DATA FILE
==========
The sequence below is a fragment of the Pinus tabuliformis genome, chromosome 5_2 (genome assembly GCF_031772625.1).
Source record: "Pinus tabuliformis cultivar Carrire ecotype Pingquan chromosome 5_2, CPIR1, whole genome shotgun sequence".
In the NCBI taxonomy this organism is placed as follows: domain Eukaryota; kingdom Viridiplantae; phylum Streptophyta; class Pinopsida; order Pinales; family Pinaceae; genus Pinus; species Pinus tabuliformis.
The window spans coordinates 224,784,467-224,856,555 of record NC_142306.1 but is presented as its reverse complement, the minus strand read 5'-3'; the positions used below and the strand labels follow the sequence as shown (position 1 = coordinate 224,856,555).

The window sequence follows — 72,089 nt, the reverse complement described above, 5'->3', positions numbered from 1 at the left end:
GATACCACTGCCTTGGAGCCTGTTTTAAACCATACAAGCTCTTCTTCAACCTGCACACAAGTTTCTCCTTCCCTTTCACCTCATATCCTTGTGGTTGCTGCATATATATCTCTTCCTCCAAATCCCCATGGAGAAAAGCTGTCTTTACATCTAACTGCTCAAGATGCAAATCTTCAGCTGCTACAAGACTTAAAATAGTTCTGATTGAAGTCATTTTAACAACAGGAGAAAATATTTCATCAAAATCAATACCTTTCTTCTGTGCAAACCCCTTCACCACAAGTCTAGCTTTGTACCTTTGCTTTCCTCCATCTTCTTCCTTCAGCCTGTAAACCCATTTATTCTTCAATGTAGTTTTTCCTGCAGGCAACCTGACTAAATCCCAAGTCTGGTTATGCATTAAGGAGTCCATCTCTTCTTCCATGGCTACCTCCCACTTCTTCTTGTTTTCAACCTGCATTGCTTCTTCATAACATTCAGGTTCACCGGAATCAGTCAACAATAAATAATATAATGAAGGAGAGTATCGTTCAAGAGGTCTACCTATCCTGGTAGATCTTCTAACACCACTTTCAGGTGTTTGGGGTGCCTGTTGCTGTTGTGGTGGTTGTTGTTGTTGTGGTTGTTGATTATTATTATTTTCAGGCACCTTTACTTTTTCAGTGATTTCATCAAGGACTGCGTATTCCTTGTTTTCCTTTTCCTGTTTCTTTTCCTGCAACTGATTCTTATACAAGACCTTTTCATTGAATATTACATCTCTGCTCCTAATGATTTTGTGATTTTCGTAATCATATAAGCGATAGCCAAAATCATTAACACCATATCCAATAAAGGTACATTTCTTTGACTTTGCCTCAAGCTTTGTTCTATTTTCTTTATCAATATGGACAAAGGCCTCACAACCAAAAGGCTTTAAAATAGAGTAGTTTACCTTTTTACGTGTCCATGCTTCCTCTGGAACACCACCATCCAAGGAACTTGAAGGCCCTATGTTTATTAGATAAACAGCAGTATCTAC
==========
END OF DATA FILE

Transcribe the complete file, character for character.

The sequence below is a fragment of the Pinus tabuliformis genome, chromosome 5_2 (genome assembly GCF_031772625.1).
Source record: "Pinus tabuliformis cultivar Carrire ecotype Pingquan chromosome 5_2, CPIR1, whole genome shotgun sequence".
In the NCBI taxonomy this organism is placed as follows: domain Eukaryota; kingdom Viridiplantae; phylum Streptophyta; class Pinopsida; order Pinales; family Pinaceae; genus Pinus; species Pinus tabuliformis.
The window spans coordinates 224,784,467-224,856,555 of record NC_142306.1 but is presented as its reverse complement, the minus strand read 5'-3'; the positions used below and the strand labels follow the sequence as shown (position 1 = coordinate 224,856,555).

The window sequence follows — 72,089 nt, the reverse complement described above, 5'->3', positions numbered from 1 at the left end:
GATACCACTGCCTTGGAGCCTGTTTTAAACCATACAAGCTCTTCTTCAACCTGCACACAAGTTTCTCCTTCCCTTTCACCTCATATCCTTGTGGTTGCTGCATATATATCTCTTCCTCCAAATCCCCATGGAGAAAAGCTGTCTTTACATCTAACTGCTCAAGATGCAAATCTTCAGCTGCTACAAGACTTAAAATAGTTCTGATTGAAGTCATTTTAACAACAGGAGAAAATATTTCATCAAAATCAATACCTTTCTTCTGTGCAAACCCCTTCACCACAAGTCTAGCTTTGTACCTTTGCTTTCCTCCATCTTCTTCCTTCAGCCTGTAAACCCATTTATTCTTCAATGTAGTTTTTCCTGCAGGCAACCTGACTAAATCCCAAGTCTGGTTATGCATTAAGGAGTCCATCTCTTCTTCCATGGCTACCTCCCACTTCTTCTTGTTTTCAACCTGCATTGCTTCTTCATAACATTCAGGTTCACCGGAATCAGTCAACAATAAATAATATAATGAAGGAGAGTATCGTTCAAGAGGTCTACCTATCCTGGTAGATCTTCTAACACCACTTTCAGGTGTTTGGGGTGCCTGTTGCTGTTGTGGTGGTTGTTGTTGTTGTGGTTGTTGATTATTATTATTTTCAGGCACCTTTACTTTTTCAGTGATTTCATCAAGGACTGCGTATTCCTTGTTTTCCTTTTCCTGTTTCTTTTCCTGCAACTGATTCTTATACAAGACCTTTTCATTGAATATTACATCTCTGCTCCTAATGATTTTGTGATTTTCGTAATCATATAAGCGATAGCCAAAATCATTAACACCATATCCAATAAAGGTACATTTCTTTGACTTTGCCTCAAGCTTTGTTCTATTTTCTTTATCAATATGGACAAAGGCCTCACAACCAAAAGGCTTTAAAATAGAGTAGTTTACCTTTTTACGTGTCCATGCTTCCTCTGGAACACCACCATCCAAGGAACTTGAAGGCCCTATGTTTATTAGATAAACAGCAGTATCTAC